Matt Bellis, Ph.D., associate professor of physics, gave the overview talk that kicked off a week of learning for graduate and undergraduate students. DMSS was held across town at the University at Albany and funded by the National Science Foundation.
Siena College was spotlighted in a weeklong takeover of “The Academic Minute,” a national radio production that features outstanding faculty from colleges and universities around the world, keeping listeners up to date on the ways new academic research contributes to solving problems and serving the public good.
Browsing our website to learn more about the programs we offer? We’re glad you landed here. We’ve got in-demand new majors, awesome concentration options and more exciting additions on the way. Right now, we’re up to 36 majors, 49 minors, 3 graduate programs, 15 certificates and 20 concentrations.
School of Business, Management, Academics, Center for Undergraduate Research and Creative Activity
Five Saints and their professor recently put their International Management studies to practice in Kenya. Jessica Salmon, Ph.D., assistant professor of management, led the May trip to Nairobi, which was partially funded through Siena’s Center for Undergraduate Research and Creative Activity (CURCA).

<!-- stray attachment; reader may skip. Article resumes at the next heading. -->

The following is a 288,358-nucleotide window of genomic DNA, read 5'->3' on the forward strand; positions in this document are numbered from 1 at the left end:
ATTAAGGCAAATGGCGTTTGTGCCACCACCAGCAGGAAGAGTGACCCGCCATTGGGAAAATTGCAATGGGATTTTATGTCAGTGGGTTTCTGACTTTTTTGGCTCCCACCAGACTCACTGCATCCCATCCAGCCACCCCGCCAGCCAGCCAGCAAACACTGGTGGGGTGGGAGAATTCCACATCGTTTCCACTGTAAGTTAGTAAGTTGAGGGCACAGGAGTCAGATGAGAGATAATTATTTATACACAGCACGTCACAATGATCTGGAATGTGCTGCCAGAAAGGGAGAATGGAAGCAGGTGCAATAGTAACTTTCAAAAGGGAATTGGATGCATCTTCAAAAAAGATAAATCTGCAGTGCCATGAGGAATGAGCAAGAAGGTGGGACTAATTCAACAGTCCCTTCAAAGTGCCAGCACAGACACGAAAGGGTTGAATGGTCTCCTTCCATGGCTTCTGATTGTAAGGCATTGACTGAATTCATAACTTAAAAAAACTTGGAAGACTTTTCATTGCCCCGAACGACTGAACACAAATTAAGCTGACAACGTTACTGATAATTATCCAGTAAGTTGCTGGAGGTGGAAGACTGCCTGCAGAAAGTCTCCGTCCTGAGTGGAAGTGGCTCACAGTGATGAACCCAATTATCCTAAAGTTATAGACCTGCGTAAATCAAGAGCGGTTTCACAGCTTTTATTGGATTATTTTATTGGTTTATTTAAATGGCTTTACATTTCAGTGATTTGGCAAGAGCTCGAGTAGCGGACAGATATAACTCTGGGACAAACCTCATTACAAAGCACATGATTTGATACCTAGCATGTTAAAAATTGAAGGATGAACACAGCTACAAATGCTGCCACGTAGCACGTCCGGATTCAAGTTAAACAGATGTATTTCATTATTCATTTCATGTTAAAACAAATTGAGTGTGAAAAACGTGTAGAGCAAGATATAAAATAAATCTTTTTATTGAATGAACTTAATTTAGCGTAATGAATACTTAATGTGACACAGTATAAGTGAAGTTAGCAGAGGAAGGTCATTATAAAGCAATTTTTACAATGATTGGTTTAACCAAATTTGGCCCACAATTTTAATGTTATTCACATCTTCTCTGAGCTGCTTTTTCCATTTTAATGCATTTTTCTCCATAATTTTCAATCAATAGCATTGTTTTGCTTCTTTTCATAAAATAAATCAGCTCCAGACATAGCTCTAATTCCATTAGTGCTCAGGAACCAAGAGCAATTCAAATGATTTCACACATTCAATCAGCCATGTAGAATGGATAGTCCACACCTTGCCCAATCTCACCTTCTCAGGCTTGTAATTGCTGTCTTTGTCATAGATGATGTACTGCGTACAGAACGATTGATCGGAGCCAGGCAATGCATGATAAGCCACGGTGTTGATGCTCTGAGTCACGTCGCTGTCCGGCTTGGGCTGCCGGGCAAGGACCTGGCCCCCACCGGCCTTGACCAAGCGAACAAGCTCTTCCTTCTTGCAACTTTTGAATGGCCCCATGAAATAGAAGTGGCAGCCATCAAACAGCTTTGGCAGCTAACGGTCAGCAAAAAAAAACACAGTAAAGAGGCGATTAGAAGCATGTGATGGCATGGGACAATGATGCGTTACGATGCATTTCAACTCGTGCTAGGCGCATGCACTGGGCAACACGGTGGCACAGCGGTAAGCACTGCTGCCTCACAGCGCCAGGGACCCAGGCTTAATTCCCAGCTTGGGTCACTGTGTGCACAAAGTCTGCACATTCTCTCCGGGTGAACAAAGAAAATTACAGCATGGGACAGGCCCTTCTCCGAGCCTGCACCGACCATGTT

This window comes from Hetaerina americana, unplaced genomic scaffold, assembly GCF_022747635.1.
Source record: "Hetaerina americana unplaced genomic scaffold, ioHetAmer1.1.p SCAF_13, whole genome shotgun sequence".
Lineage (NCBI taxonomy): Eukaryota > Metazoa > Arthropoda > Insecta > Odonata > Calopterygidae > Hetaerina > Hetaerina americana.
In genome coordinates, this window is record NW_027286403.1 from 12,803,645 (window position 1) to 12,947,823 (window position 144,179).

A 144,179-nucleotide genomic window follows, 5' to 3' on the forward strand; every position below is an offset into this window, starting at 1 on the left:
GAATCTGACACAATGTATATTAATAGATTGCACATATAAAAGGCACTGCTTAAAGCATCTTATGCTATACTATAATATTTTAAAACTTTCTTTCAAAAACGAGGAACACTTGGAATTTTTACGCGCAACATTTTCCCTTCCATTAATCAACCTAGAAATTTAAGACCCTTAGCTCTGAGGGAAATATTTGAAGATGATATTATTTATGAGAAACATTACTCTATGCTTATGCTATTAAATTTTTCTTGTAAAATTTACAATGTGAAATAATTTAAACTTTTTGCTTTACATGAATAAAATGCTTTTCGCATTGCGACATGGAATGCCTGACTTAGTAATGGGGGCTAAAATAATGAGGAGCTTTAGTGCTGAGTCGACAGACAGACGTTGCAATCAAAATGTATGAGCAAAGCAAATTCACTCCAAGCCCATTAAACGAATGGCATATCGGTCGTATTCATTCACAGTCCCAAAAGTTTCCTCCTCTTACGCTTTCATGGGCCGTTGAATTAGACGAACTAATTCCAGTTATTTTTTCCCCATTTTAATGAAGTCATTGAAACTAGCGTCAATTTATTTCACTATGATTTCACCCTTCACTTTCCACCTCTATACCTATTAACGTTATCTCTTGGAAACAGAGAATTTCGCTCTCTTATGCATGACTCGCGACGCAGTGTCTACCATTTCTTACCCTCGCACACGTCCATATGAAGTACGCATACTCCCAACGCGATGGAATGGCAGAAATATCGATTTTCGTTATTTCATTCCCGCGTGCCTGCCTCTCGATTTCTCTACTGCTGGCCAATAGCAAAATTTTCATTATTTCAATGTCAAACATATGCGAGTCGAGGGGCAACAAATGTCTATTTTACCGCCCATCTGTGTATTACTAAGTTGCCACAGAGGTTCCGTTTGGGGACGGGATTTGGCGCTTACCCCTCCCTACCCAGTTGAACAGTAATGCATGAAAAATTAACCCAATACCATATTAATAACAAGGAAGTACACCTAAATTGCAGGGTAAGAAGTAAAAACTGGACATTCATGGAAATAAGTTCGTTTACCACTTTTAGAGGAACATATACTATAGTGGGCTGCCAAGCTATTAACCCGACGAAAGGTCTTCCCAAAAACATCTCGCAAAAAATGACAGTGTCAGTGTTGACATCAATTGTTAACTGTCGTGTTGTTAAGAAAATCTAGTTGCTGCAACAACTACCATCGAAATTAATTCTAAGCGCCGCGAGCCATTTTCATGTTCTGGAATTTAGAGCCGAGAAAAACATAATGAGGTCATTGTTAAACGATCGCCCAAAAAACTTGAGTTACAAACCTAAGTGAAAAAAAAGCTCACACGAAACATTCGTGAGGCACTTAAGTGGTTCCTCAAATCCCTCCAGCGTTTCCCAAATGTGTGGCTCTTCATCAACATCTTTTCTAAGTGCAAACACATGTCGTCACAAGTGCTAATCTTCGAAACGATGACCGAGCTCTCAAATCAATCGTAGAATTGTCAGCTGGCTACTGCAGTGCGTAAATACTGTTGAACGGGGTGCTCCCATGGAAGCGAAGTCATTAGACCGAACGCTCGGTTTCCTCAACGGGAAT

Jon Bannon, Ph.D., professor of mathematics, and Stephen Deyrup, Ph.D., assistant professor of chemistry and biochemistry, were awarded highly competitive Fulbright U.S. Scholar grants for the 2018-2019 academic year.
Siena professor of 40 years, Paul J. Smith, Ph.D. 80, passed away on Wednesday, July 11. He graduated from Christian Brothers Academy in Albany, received his undergraduate degree from Siena College and his doctorate in organic chemistry from Florida State University.
When you’re researching colleges, it’s important to look beyond all the information you see on postcards and on websites. All of that is critical, of course, but to get the full story, listen to recent alumni. Fresh off the graduation stage, they’re the ones who have nothing to lose in telling the truth and a lot of perspective on their experiences now that it’s time for them to move forward in the working world.
In the First-Year Seminar course that examined Mary Shelley’s epistolary novel “Frankenstein,” Raymond Boisvert, Ph.D., asked students to send an actual snail mail letter (cards didn’t count) to a friend or family member and get their reaction.